Cholmley. Yea Syr, but how say you now to hym? for he hath recanted before the Counsell, and hath promised on Sonday next to be at the crosse agayne, how thinke ye in that?

Wilmot. If he so did, I am the more sory for to heare it: and sayd he thought he did it for feare and sauegard of hys lyfe.

Cholmley. But what say you? was hys first Sermon heresie or not?

Wilmot. No, I suppose it was no heresie. For if it were, MarginaliaS. Paules doctrine made heresie with Papistes.S. Paules Epistle to the Hebrues was heresie, and Paul an hereticke that preached such doctrine: but God forbid that any Christian should so thinke of the holy Apostle: neither do I so thinke.

Cholmley. Why, how knowest thou that S. Paul wrote those thynges that are in English now, to be true, where as Paul neuer wrote English nor Latin?

Wilmot. I am certified that learned men of God, that did seeke to aduaunce his word, did translate the same out of the Greeke and Hebrue, into Latine and Englishe, and that they durst not presume to alter the sense of the Scripture of God, and last will and Testament of Christ Iesus.

Then the Lord Maior beyng in a great fury, asked hym what he had to do to read such bookes, and sayd that it was pitie that his maister did suffer him so to do, and that he was not set better to worke: and in fine sayd vnto him, that he had spoken euill of my Lord of Winchester and Boner, those reuerent and learned fathers and counsellers of this Realme, for the which hys facte he saw no other but he must suffer, as due to the same. And M. Cholmley sayd: yea my Lord, MarginaliaGood men of Essex troubled in K. Hēries time.there are such a sort of heretickes and trayterly knaues taken now in Essex by my Lord Riche, that it is to wonderfull to heare. They shalbe sent vp to þe Bishop shortly, and shalbe hanged and burned all.

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Wilmot. I am sory to heare that of my Lorde Rich, for that he was my Godfather, and gaue me my name at my Baptisme.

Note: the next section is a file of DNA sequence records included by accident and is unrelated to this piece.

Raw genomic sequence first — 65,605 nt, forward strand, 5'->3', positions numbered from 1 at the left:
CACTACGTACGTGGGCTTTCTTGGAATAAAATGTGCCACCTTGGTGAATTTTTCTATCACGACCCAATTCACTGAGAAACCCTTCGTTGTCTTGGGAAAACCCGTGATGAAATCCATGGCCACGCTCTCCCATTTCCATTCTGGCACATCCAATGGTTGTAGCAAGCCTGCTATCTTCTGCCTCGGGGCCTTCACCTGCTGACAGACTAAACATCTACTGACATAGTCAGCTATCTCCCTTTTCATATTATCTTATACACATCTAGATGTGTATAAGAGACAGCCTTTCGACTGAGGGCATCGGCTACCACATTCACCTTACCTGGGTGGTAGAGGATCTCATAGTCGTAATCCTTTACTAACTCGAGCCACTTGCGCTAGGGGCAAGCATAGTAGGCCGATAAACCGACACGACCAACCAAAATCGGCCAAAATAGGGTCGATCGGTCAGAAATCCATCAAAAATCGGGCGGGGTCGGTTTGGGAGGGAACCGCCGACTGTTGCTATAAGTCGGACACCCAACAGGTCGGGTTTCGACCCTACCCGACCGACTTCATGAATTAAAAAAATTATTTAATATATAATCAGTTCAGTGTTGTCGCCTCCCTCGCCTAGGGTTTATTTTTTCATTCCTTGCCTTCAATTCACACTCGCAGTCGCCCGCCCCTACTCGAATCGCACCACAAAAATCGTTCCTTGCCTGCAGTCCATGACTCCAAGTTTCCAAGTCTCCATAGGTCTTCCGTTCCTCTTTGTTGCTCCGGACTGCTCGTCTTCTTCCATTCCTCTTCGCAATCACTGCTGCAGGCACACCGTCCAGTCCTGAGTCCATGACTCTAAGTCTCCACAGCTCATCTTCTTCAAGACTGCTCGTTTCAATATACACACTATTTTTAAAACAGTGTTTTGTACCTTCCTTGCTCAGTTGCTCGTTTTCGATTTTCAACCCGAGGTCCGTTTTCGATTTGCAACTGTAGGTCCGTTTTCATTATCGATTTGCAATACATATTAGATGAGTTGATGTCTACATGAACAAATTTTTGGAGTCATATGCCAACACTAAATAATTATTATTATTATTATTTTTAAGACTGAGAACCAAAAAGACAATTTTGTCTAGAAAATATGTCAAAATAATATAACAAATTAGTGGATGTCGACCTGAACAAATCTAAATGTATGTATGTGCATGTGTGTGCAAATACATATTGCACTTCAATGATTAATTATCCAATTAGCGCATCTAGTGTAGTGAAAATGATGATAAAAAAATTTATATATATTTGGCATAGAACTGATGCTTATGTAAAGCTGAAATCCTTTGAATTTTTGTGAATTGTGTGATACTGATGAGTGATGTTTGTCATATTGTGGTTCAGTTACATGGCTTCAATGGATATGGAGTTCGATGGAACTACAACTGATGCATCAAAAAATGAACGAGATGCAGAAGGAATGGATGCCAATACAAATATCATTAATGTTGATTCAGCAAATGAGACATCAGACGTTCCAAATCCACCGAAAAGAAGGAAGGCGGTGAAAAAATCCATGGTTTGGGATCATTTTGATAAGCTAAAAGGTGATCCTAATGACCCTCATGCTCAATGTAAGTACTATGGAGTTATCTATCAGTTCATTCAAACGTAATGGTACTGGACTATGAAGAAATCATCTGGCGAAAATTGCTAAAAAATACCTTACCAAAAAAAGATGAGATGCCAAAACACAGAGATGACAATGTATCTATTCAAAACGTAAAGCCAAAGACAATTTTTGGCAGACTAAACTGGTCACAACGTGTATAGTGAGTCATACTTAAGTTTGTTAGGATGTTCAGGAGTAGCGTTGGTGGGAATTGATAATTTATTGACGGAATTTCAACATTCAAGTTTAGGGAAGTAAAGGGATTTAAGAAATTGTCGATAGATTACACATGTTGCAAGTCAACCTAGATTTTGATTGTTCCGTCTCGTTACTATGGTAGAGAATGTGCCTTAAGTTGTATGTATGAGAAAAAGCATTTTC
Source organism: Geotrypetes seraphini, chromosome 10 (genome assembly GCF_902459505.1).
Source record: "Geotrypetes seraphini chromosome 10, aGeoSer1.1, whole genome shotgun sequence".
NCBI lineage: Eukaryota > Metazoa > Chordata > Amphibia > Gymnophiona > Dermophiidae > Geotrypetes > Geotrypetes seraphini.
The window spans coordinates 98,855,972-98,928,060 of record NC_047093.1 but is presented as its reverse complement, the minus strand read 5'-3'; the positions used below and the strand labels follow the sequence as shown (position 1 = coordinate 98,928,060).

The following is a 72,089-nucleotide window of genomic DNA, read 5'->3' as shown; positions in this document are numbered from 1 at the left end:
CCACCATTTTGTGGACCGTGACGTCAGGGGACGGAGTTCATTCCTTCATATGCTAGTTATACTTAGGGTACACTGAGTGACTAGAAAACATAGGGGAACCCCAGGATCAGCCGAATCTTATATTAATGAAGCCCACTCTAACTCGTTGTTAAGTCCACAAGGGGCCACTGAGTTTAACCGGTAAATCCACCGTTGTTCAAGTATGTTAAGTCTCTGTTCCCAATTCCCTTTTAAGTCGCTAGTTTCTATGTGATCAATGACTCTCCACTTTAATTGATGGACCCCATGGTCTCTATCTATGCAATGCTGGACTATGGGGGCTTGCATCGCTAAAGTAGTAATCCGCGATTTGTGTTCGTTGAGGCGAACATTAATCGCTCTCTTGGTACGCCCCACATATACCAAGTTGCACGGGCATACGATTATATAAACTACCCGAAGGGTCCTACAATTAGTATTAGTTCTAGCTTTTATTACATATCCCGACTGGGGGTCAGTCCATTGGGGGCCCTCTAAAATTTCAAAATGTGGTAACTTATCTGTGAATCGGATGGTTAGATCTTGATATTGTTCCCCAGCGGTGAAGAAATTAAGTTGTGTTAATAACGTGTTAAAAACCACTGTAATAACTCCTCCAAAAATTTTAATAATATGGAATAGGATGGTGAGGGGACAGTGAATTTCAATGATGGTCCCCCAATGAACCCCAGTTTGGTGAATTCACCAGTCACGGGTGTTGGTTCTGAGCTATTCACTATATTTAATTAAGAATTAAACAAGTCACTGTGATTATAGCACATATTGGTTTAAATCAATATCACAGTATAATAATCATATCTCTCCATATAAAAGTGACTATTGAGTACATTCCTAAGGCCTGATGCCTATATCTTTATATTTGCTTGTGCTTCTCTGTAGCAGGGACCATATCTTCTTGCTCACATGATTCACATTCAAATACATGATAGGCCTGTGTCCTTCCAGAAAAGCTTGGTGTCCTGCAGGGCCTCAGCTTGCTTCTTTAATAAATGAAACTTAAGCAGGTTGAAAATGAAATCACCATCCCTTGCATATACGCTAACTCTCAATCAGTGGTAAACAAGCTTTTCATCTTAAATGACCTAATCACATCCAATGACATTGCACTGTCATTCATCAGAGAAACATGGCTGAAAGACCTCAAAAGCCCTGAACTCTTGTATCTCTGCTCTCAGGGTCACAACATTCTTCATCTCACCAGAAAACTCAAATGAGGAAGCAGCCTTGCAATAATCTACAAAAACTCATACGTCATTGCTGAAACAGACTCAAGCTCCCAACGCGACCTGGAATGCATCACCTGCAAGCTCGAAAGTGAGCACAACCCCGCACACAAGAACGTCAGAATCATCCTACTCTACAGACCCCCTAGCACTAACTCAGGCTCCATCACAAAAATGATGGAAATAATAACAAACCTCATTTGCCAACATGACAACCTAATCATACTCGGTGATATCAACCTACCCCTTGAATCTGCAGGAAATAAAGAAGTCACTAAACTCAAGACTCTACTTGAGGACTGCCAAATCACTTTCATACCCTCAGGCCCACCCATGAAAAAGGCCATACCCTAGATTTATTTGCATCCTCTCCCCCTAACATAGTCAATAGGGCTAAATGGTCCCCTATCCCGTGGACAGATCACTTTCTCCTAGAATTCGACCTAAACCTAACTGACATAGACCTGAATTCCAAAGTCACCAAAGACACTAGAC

Cholmley asked hym when he spake with him.

He sayd, not these xij. yeares.

Cholmley. If he knew that hee were such a one, hee would do the like by him: and in so doing he should do God great seruice.

Wilmot. I haue read the same saying in the Gospell, that Christ sayd to his Disciples: The tyme shall come (sayth he) that who soeuer killeth you, shall thinke that hee shall doe God high seruice.

Well Syr, sayd Cholmley, because ye are so full of your Scripture, and so well learned, we consider you lacke a quiet place to study in. Therefore you shall go to a place where you shalbe most quiet, and I would wishe you to study how you will aunswere to the Coūsel of those thinges which they haue to charge you with, for els it is like to cost you your best ioynt. I know my Lord of Winchester will handle you well enough whē he heareth thus much. Then was the of-

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ficer called in, MarginaliaWilmot and Fayrefaxe committed to haue him to the Counter in the Poultrie, and the other to the other Counter, not one of thē to see an other: & thus remained they viij. dayes. In the which tyme their Maisters made great labour vnto the Lord Maior, and to Syr Roger Cholmley, to know their offences, and that they might be deliuered.